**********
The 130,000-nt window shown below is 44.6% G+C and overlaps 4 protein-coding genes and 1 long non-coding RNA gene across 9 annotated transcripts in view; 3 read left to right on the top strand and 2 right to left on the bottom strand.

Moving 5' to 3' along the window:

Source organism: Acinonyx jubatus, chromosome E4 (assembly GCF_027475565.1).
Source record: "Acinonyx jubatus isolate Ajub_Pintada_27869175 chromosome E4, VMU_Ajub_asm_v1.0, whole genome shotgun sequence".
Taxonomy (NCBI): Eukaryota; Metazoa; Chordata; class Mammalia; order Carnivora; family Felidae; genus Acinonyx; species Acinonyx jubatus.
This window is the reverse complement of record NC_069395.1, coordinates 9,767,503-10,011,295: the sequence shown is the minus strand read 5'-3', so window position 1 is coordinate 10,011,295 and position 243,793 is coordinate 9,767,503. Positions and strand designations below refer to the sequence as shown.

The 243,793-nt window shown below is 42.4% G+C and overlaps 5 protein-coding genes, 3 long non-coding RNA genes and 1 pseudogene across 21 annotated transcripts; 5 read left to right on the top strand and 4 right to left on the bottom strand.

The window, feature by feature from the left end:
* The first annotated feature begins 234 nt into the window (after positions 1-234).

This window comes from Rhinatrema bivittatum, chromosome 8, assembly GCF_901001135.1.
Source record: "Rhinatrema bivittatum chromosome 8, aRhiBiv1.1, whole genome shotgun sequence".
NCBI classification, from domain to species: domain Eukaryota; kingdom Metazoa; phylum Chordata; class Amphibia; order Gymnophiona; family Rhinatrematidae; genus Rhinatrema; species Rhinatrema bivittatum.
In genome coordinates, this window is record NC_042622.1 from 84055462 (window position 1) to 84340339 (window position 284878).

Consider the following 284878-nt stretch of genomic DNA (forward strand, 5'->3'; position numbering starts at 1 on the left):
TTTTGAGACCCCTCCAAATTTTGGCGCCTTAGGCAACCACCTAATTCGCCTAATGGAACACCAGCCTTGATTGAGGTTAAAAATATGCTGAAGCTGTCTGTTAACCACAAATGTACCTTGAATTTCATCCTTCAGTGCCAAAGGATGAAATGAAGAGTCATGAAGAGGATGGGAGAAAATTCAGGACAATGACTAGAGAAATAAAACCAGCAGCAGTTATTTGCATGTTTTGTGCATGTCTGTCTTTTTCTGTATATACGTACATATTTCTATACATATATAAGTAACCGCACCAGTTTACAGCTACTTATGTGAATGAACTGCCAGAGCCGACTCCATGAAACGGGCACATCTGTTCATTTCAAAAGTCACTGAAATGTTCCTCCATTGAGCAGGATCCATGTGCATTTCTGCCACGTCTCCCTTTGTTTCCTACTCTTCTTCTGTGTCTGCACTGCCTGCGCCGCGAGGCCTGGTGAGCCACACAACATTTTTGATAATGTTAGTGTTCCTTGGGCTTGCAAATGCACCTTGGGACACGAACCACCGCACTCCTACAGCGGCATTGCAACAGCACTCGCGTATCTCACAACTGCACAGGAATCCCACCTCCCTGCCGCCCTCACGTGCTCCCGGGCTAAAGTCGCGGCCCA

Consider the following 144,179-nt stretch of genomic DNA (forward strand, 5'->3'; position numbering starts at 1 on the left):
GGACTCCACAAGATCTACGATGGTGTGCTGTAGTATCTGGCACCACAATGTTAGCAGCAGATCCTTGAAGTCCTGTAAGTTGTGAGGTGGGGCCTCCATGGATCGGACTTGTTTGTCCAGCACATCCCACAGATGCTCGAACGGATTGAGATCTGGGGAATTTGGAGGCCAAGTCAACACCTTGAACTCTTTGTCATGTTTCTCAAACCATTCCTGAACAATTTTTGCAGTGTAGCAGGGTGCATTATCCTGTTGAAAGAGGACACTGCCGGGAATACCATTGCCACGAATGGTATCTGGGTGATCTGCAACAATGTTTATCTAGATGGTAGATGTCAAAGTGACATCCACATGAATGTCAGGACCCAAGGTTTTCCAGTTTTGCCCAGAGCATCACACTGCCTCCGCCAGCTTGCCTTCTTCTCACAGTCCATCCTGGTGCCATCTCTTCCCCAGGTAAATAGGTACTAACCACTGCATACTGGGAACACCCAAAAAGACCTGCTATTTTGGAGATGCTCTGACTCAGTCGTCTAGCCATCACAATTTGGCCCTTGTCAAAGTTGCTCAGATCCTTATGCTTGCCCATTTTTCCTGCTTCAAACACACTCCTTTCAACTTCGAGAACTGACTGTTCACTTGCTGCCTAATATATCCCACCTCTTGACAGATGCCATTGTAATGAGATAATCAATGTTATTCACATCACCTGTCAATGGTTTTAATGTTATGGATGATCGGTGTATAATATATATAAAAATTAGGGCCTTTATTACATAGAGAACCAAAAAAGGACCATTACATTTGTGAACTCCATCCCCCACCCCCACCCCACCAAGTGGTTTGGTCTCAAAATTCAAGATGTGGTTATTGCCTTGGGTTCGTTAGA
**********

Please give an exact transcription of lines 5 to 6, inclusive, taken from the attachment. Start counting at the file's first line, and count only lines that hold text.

Taxonomy (NCBI): Eukaryota; Metazoa; Chordata; class Mammalia; order Carnivora; family Felidae; genus Acinonyx; species Acinonyx jubatus.
This window is the reverse complement of record NC_069395.1, coordinates 9,767,503-10,011,295: the sequence shown is the minus strand read 5'-3', so window position 1 is coordinate 10,011,295 and position 243,793 is coordinate 9,767,503. Positions and strand designations below refer to the sequence as shown.